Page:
We strongly advocate that tech-ed leaders begin to see their companies as businesses rather than initiatives and also adopt profitable business models that could help them achieve scale and globalize the impact we are all working hard to achieve.

  1. How did you decide to go remote?

Like everyone else, the global pandemic forced us to explore remote work full-time.

Personally, I have been working with my team remotely from the UK and US for the past 2 years and we had been developing that capacity internally without being really aware.

When the need arose to take all our learning programs online, we only had to do some little restructuring internally to reinforce our capacity to handle it. Thanks to my extremely agile team, we trained almost 700 folks during the 3 months of lockdown alone.

  1. How many of your workers are working remotely?

Currently, my entire team works remotely! Interestingly, we just activated 100% remote work last week.

Before then we used to convene at the office on Mondays only to set the tone for the week, examine our rallying cries and discuss what each person is doing to move the Utiva train forward. Then we work for home for the rest of the week.

After careful assessment of our capacity, we decided to go fully remote this August.

  1. Is it difficult to set up a remote business?

To a great extent, yes. Discipline is something that we don’t find much in young people today, perhaps due to the effect of technology and social media.

To successfully run a remote business, you need to build a team of mini-entrepreneurs who believe in the vision of your business and are willing to all in their capacity to get sh*t done without excuses.

  1. How do you deal with workplace isolation? Do you have regular meetings with employees (virtual or physical)?

Yes we have regular meetings with my employees because it is very vital for our team building and collaboration.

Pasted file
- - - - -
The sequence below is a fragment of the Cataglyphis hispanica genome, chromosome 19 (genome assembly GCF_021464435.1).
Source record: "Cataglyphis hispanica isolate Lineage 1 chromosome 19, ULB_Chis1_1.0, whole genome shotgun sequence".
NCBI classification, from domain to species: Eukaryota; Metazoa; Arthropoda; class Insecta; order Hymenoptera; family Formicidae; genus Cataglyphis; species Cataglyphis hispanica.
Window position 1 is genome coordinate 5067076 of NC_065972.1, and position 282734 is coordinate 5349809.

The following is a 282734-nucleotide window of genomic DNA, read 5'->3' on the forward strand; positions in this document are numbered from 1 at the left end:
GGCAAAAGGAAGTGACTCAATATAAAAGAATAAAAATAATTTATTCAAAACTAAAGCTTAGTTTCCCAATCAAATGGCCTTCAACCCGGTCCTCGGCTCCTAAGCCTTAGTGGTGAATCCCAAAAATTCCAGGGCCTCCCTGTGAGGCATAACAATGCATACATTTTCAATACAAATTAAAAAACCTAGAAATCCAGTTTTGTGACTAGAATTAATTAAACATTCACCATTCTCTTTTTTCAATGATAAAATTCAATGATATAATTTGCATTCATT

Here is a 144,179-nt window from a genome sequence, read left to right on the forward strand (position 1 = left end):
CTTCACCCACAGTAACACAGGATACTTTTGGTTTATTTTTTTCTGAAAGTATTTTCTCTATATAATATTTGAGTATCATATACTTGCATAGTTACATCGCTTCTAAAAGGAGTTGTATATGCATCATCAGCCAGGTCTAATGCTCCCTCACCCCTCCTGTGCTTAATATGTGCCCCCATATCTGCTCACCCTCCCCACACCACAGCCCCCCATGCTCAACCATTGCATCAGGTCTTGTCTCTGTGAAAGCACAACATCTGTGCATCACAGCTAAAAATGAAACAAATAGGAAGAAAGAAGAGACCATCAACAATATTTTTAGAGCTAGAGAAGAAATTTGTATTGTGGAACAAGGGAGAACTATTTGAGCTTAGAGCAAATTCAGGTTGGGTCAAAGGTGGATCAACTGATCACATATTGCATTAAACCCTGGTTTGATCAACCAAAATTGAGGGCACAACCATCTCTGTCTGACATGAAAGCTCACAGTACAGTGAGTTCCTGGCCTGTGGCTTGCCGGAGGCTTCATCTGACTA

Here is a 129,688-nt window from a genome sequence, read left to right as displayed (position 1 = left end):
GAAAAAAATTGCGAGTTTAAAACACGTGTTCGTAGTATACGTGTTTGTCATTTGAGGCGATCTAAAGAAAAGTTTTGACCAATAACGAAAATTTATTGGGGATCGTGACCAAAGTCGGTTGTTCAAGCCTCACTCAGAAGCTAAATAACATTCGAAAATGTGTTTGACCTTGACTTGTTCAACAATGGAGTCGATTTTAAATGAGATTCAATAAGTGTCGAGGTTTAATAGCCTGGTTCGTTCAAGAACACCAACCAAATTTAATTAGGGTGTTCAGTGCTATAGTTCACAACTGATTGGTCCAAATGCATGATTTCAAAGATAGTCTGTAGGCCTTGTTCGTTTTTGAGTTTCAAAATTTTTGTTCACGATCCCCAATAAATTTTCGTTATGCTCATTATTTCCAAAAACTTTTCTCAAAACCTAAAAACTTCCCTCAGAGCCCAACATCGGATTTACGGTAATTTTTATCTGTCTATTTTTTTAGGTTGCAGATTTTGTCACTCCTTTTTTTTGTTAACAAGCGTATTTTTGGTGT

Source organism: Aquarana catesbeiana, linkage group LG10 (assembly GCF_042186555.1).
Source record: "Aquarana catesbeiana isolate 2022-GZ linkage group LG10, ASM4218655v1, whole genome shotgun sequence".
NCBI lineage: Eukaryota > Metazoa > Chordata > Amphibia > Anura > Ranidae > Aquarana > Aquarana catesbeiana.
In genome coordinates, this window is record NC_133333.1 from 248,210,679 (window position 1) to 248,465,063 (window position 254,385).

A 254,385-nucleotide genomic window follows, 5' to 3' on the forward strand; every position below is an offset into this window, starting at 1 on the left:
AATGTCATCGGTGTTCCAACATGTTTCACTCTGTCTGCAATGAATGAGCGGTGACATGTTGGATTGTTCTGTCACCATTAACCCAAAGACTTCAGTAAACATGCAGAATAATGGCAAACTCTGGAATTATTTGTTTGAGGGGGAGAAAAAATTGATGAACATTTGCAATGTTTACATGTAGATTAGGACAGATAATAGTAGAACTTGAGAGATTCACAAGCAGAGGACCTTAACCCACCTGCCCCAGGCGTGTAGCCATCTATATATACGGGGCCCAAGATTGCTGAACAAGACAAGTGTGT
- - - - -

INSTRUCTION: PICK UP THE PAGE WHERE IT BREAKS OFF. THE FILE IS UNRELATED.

In fact, 50% of working hours are spent in several zoom meetings where we are constantly defining the direction of Utiva as a business.

We are however trying to cut down meeting times so that my team can focus more on execution.

  1. Which remote work tools helped you increase productivity? 

This may come as a surprise but we use a Google sheet for our morning standups. Every day, we populate the sheet with the work that we plan to do and check them as either done or in progress.

This way everyone gets to see what everyone is working on and support each other. The entire google suite has proven to be super helpful in fostering collaboration.

Like I mentioned earlier, we do a lot of zoom meetings too. So the Zoom App comes in handy too.

  1. How do you facilitate communication across time zones?

Today, I am the only one that works in a different timezone – 5-hours behind the Nigerian time. Hence, my days usually start as early as 4 AM and I am working till about 12 NOON my time. At this time, it is usually evening in Nigeria so I get to spend the rest of my afternoon doing my own stuff.

  1. What things do you wish you knew before working remotely? 

I wish I knew that a lot of the physical meetings we used to summon were actually not that important.

Looking back now at the time I used to spend navigating Lagos traffic on my way to meetings, I can only imagine how much productivity I left on the table.

  1. Do you hire international/foreign workers? Are they full-time employees or independent contractors?

We have a couple of distributed knowledge experts working with us across the UK and the middle-east

Most of them freelance with us, however, we like to call them Utiva faculty because they work with us committedly towards the common goal of bridging the skill gap

  1. What obstacles does your company face when hiring remote workers? How long does it take to fill a position?

Today, we are a medium-sized team of about 25 staff. We do not do a lot of hiring at the moment.

  1. Are there any positions that are hard to fill? Are you looking for new talents now?

Yes we are. We are looking to hire five more young and energetic people to drive our work in some remote regions.

  1. What does your recruitment process look like? 

Usually, we go smart-people hunting on LinkedIn. We look out for people that have shown leadership potentials in various capacities and we have conversations with them about joining the team.

90% of these folks are usually happy to become a part of what we’re doing.

  1. What do you notice first in a CV?

I look first for an embedded link to a LinkedIn profile. Before I read about the work that you have done, I want to get a sense/feel of the kind of person that you are and how you are telling your story.

I am a person of vibe and I want to be able to get into your mind through your digital content before I have a conversation with you.